Dope Rappers Taking A Stand: Response to Police Brutality Across Black Communities

We’re living in an interesting age; there is more acceptance towards different types of looks in the entertainment industry, i.e. Fetty Wap’s eye and the beautiful Chantelle Winnie with her vitiligo. There was mainly a welcoming acceptance of Laverne Cox and now Caitlyn Jenner and the United States of America finally legalized marriage for everyone. These things are amazing considering the fact that only about 50 years ago there was some serious open hate in the world. Although things are going well for certain groups, police brutality affects black and brown people at a disproportionate rate.  

I think that after witnessing the horrors of Ferguson, MO where Michael Brown was murdered by a police officer who got to walk off scot free, remembering the ridiculous media frenzy created with the Trayvon Martin story, Aiyana Stanley-Jones who was shot dead in a police raid at just the age of 7 and many more; people are just getting fed up. There are tons of viral videos taken by bystanders who witness these things and offer proof; did you see the one where the officer beats up a pregnant woman? These things are not coincidental and show that there is definitely more work and training to be done with officers across North America. Slowly, but surely things are happening so I just wanted to give a big salute to rappers who are using their fame for good and speaking up for Black communities affected by racism.

First we have Big KRIT. I was so excited when I saw this good-looking dude proudly rocking a black t-shirt that read, “Across cultures, darker people suffer most. Why?” on the Tonight Show Starring Jimmy Fallon as the musical guest. That was a great way to show sensitivity to what is going on in the world today and to show some support towards the movement. He really did some thinking there!

Next on the list we have one of the realest rappers today, J. Cole! Who doesn’t love the Colester? Not only does he spit some relatable stuff on his tracks, but also he’s not afraid to show people what’s going on through video. In J. Cole’s video for “Crooked Smile” feat. TLC we see him going about his daily activities at home with his family. We see him brushing his teeth, doing chores and preparing for a family barbecue. At the same time we follow a man who we learn is a SWAT team officer going through his day with his daughter before he and his team raid J. Cole’s house and shoot his little girl in the cross fire. This video is based on the very true story of the Aiyana Stanley-Jones. Once again the bad guy got away with murder, but because of J. Cole’s video and great song, we won’t forget what happened.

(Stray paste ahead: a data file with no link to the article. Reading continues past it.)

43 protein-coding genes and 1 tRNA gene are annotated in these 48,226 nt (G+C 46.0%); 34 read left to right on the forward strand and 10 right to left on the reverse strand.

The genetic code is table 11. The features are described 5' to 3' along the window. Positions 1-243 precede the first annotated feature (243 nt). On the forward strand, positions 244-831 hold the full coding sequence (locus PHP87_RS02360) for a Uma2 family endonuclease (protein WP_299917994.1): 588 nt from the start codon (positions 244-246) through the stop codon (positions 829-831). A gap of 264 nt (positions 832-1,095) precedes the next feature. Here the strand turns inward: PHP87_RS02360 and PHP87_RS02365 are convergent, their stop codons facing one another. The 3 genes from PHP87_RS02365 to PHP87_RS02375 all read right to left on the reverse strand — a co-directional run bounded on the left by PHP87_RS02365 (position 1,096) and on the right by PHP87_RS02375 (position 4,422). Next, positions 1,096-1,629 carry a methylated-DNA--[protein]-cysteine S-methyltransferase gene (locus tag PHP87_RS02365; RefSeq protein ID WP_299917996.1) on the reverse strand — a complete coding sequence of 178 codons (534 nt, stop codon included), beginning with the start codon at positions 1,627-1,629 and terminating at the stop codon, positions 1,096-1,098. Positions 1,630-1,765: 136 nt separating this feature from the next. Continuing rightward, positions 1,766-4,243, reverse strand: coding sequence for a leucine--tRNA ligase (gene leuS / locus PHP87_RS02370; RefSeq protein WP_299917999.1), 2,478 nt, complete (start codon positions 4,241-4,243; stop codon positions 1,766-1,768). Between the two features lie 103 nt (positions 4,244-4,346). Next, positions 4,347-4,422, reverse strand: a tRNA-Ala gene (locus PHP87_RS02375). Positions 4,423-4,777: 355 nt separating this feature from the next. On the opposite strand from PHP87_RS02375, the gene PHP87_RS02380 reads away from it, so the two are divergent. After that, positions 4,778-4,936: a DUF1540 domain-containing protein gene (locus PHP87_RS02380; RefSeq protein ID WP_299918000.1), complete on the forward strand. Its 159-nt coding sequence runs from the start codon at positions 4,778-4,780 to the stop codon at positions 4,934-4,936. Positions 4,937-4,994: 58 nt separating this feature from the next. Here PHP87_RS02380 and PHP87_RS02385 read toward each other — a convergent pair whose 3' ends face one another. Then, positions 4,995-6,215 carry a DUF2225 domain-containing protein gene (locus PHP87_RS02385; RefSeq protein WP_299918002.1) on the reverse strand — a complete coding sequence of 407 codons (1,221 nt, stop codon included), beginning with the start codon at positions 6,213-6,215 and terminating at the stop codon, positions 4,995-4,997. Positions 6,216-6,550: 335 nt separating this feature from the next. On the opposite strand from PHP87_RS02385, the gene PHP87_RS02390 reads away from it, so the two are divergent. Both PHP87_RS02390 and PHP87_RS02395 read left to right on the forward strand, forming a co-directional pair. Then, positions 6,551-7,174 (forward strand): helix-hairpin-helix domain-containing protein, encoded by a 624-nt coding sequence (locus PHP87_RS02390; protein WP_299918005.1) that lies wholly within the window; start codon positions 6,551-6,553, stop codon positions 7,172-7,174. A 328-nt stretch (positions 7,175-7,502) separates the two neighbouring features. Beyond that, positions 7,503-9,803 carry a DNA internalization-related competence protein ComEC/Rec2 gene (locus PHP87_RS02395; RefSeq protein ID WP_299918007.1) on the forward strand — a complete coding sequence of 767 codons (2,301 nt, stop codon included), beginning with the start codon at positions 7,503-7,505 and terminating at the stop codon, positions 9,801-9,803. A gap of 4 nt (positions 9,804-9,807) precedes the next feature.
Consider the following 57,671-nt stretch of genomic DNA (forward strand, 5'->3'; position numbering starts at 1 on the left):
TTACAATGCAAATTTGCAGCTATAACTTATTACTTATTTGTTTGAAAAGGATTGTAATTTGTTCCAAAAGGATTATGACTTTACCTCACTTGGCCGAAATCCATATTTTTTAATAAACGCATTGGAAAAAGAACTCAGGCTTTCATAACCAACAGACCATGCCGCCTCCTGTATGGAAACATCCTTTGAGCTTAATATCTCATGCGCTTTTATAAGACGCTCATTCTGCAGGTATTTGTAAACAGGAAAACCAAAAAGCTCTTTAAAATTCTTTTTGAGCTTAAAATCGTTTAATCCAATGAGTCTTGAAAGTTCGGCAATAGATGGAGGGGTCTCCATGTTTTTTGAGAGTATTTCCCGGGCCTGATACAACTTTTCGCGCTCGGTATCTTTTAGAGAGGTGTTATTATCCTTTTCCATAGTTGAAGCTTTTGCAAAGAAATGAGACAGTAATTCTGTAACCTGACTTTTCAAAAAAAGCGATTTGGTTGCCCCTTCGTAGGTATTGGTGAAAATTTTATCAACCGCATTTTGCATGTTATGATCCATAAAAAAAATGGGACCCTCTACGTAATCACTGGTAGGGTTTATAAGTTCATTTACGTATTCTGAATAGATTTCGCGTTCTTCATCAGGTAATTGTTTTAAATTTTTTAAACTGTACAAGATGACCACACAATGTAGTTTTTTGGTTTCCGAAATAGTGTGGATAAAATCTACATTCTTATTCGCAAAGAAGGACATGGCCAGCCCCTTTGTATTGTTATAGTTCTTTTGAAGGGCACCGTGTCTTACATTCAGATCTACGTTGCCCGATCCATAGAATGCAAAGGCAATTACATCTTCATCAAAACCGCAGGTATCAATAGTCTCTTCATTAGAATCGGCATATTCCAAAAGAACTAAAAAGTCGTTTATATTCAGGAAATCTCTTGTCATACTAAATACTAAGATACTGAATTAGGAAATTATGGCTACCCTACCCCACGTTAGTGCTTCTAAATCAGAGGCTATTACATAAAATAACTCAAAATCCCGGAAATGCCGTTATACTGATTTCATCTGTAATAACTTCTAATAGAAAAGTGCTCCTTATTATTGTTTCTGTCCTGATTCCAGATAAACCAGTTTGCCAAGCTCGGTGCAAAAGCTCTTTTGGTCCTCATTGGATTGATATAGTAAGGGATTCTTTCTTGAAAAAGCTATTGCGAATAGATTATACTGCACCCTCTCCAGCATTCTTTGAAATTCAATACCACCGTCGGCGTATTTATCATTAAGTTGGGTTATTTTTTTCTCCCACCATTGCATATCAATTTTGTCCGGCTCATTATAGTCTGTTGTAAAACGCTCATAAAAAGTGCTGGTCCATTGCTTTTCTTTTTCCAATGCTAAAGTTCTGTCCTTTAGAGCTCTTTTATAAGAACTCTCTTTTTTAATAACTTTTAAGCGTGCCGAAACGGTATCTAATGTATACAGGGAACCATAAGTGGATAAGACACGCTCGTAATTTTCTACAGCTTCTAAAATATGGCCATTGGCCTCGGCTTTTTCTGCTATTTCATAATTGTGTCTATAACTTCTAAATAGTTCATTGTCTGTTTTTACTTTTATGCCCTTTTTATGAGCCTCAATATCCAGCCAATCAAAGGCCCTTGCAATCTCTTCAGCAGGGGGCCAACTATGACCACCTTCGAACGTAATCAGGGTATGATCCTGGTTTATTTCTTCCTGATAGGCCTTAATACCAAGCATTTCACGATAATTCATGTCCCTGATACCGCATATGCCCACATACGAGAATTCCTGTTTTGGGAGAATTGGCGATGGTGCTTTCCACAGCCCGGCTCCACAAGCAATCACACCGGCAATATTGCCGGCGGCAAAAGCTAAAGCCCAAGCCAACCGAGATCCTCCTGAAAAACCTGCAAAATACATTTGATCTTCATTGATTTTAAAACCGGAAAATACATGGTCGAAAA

Third we have a very smooth secret from hip hop’s Bonnie and Clyde -- Bey and Jay! Rumour has it that the star-studded couple gave tens of thousands to help bail out protestors who were arrested in the Ferguson and Baltimore as part of the “Black Lives Matter” movement currently underway. This could be true as the sources were a few tweets from activist/director Dream Hampton who worked with Jay-Z on his 2010 biography, Decoded. In an attempt to stop the uprising, some protesters’ bail was set as high as $500,000 (The Guardian, 2015). Hampton’s tweets were later deleted. I don’t know about y’all but I think the rumours are true. I choose to believe that Jay-Z and Beyoncé want to help uplift Black communities.

Next on the list is another music video; this one is from Run The Jewels feat. Zack de la Rocha. “Close Your Eyes (And Count To F**k)” depicts an unarmed Black man being chased by a White gun-totting police officer. It’s clear that these men have been fighting for days and are at the point of exhaustion. The fight clumsily carries on through the streets and eventually the Black man’s house. Sadly at the end of the video the Black man has nowhere else to run and he and the officer wind up exhausted in his room sitting back to back on his bed.  The video really makes you think and will probably cause those who are not affected to see the damage that is really being done. The video is definitely watch worthy and the track is amazing; the director really managed to capture the “futility of violence” (Rojas, 2015). 

Lastly, I want to give a shout out to Canadian rapper John River. Although he is still new to the industry, he was not afraid to take a stance on the racial violence that is so prevalent today. River wore a “Black Lives Matter” t-shirt this past June at the Much Music Video Awards and was happily photographed in it on the red carpet before the national airing show.

I do understand the fact that some artists don’t want any backlash from their participation, but shouldn’t they be concerned as the Hip-Hop genre was born in Black communities and still mostly serves them today. Some artists probably don’t want to be seen as troublemakers or lose sales and some probably just don’t even feel affected anymore because they’re rich and famous.  All in all it is their decision to make, depending on how they choose to get involved, there doesn’t have to be any negativity. Let’s be honest and say that most people get into the entertainment industry to make money and we know they sacrificed a lot to get there, but that doesn’t mean that they have to forget where they came from. Big Ups to the artists out there who care! - Asha Mullings